Day Log/1889-12-21

From Festipedia, hosted by the FR Heritage Group

On this day, John S Hughes responded to the notice issued by the Board of Trade, in respect of the Regulation of Railways Act, 1889.[1]

He wrote:

  • The up trains running up the gradient are mixed trains arranged with goods trucks in front of the passenger carriages and van and empty slate trucks behind the van.
  • These trains are composed generally of one double engine. four to eight goods wagons, two four-wheel carriages, two bogie carriages, one bogie van, and 50 to 80 slate wagons.
  • The engines and vans are supplied with powerful screw brakes.
  • It has been considered that having the loaded goods wagons in front has been conducive to safety more than otherwise. This arrangement gives also an advantage that the wagons can be detached at any of the stations and the train started without shunting the passenger carriages.
  • The slate wagons are attached and detached at different stations on the line.
  • The down passenger trains are worked separately from the minerals and goods, they run down by gravity, engine and van in front, but the down mineral train has no van attached ... and is controlled by two brakesmen.
  • The line is single and worked with the train staff. There is a single needle block between Boston Lodge and Minffordd, .. , as there is a good deal of shunting done on this portion; also from Dduallt to the top end of [the] tunnel ... and from Tanygrisiau to Duffws ... where there is a good deal of shunting going on.
  • There are speaking instruments at all the stations.
  • The signals between Portmadoc and Dinas Junction are wood semaphore for home signals and iron disc distant signals and the points are worked with a bolt by the same wire which works the signal.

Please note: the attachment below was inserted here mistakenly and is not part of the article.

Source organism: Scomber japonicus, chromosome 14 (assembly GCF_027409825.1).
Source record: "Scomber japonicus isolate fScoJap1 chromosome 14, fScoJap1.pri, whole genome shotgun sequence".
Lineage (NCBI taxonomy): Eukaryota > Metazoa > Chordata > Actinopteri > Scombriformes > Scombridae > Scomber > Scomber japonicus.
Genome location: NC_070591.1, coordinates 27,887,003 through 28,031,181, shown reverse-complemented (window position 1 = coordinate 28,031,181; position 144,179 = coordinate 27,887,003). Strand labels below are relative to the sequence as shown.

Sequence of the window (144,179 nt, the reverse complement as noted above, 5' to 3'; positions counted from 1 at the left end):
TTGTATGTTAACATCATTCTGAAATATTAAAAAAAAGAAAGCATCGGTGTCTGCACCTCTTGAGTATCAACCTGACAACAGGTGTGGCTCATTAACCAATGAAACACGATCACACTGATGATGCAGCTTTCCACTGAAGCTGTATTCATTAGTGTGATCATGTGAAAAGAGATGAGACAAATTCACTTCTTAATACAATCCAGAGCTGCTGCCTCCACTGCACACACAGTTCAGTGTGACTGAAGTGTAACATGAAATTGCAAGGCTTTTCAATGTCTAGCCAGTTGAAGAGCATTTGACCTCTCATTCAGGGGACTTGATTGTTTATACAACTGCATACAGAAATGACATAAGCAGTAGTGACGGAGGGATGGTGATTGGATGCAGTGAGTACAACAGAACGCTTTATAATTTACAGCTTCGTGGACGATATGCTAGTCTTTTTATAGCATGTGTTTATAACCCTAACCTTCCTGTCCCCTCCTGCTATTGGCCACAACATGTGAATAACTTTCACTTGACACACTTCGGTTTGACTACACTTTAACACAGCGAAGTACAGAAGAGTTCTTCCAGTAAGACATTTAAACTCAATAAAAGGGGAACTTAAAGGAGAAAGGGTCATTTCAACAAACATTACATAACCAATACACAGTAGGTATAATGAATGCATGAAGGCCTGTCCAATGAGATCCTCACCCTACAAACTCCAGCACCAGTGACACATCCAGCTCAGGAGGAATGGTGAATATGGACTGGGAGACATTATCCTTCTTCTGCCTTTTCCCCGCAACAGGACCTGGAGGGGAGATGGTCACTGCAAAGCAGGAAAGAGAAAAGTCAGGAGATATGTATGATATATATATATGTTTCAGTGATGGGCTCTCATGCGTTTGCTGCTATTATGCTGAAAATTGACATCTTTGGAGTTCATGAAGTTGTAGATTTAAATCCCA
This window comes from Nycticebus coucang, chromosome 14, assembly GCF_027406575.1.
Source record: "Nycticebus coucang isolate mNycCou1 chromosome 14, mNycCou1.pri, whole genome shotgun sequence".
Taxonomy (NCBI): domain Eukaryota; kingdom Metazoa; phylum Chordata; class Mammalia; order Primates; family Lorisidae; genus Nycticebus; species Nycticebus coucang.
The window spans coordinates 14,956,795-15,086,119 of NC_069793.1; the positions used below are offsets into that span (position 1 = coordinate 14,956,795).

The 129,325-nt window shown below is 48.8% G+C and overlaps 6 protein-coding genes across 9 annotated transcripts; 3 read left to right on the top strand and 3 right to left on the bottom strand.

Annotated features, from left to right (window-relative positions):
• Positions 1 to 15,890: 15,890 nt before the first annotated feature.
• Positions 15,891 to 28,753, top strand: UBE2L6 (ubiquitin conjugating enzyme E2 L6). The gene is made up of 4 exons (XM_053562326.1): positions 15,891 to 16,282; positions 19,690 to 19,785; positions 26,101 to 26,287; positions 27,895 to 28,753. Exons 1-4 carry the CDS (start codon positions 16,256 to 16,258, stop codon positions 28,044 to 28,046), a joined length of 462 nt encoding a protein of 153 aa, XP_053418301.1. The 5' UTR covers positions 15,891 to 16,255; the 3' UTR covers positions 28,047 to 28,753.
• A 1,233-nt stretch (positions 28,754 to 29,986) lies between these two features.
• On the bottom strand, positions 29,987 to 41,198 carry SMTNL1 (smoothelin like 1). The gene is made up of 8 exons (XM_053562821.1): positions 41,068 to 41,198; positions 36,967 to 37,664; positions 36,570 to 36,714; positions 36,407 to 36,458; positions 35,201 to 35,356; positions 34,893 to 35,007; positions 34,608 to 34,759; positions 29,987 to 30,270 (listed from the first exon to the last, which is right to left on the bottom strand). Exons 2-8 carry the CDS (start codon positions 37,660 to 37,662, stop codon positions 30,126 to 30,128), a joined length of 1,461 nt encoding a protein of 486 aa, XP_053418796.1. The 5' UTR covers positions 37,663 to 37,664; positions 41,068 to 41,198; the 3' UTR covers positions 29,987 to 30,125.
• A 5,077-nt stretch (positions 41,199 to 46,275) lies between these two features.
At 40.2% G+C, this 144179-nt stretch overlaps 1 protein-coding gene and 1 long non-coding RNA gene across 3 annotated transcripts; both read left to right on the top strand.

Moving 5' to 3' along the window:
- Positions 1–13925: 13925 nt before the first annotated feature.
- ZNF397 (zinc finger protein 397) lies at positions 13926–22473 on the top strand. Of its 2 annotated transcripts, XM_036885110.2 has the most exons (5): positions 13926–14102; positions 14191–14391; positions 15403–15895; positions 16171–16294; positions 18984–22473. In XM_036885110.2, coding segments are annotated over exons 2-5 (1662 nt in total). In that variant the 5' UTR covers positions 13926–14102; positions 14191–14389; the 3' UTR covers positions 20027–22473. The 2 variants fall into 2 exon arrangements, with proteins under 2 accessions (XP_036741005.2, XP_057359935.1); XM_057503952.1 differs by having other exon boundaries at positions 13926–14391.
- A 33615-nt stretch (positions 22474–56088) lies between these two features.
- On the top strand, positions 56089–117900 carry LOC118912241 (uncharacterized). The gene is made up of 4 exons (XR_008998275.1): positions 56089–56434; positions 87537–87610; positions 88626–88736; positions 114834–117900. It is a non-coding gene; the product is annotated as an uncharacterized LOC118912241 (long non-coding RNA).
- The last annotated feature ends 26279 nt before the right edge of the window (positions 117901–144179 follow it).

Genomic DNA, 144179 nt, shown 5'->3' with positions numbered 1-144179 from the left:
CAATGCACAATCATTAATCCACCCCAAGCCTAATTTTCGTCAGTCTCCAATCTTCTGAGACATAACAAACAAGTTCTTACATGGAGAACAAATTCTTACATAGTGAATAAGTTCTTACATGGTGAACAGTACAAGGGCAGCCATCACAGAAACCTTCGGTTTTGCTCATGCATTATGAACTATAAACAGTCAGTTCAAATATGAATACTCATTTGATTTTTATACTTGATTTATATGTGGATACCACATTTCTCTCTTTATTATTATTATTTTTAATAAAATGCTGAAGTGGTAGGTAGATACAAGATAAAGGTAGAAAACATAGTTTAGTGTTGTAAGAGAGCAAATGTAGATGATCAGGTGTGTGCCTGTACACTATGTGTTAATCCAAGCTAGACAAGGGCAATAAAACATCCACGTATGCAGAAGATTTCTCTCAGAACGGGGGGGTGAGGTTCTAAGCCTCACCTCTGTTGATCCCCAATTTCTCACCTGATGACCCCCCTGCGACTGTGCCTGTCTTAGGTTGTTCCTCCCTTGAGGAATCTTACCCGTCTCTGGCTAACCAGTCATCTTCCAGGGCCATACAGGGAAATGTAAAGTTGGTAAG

• There are point signals on all the points.
  • Between Dinas Junction and Duffws where there is much shunting there are home and distant signals with the points interlocked with rods and worked from cabins.
  • The trains stop at all the stations and run at a speed of from 15 to 17 miles an hour between stations and can be stopped in a distance about equal to their own length.
  • The brakes can be applied quickly and effectively, especially as the wheels are small in diameter.
  • Any arrangements of continuous automatic brakes would be very expensive and impracticable to work.

At the end of this, he transmitted some comments from the FR Co. Board of Directors

  • That the proposed requirements would entail a large expenditure to provide for which their company has no available funds and which in their present position could only be raised at a very serious disadvantage.
  • That the line is different in so many important respects from other railways.
  • That the trains are very limited in number.
  • That the train speed is quite unusually low.
  • That there is ample brake power at present provided to secure safety.
  • These facts, together with the safe and satisfactory working of the present arrangements, as shown in 25 years' experience, will, they trust, be sufficient reasons to induce the Board of Trade to exempt their company from having to carry out the requirements of the act.

When the FR Co. Board met later, in February 1890. it was decided that if exemption was given, then it would seek a delay in its implementation.


  1. ^ Johnson, Peter (2007). An Illustrated History of the Festiniog Railway. Hersham: Oxford Publishing Co. ISBN 0-860936-03-1. OCLC 180463433. p68-9

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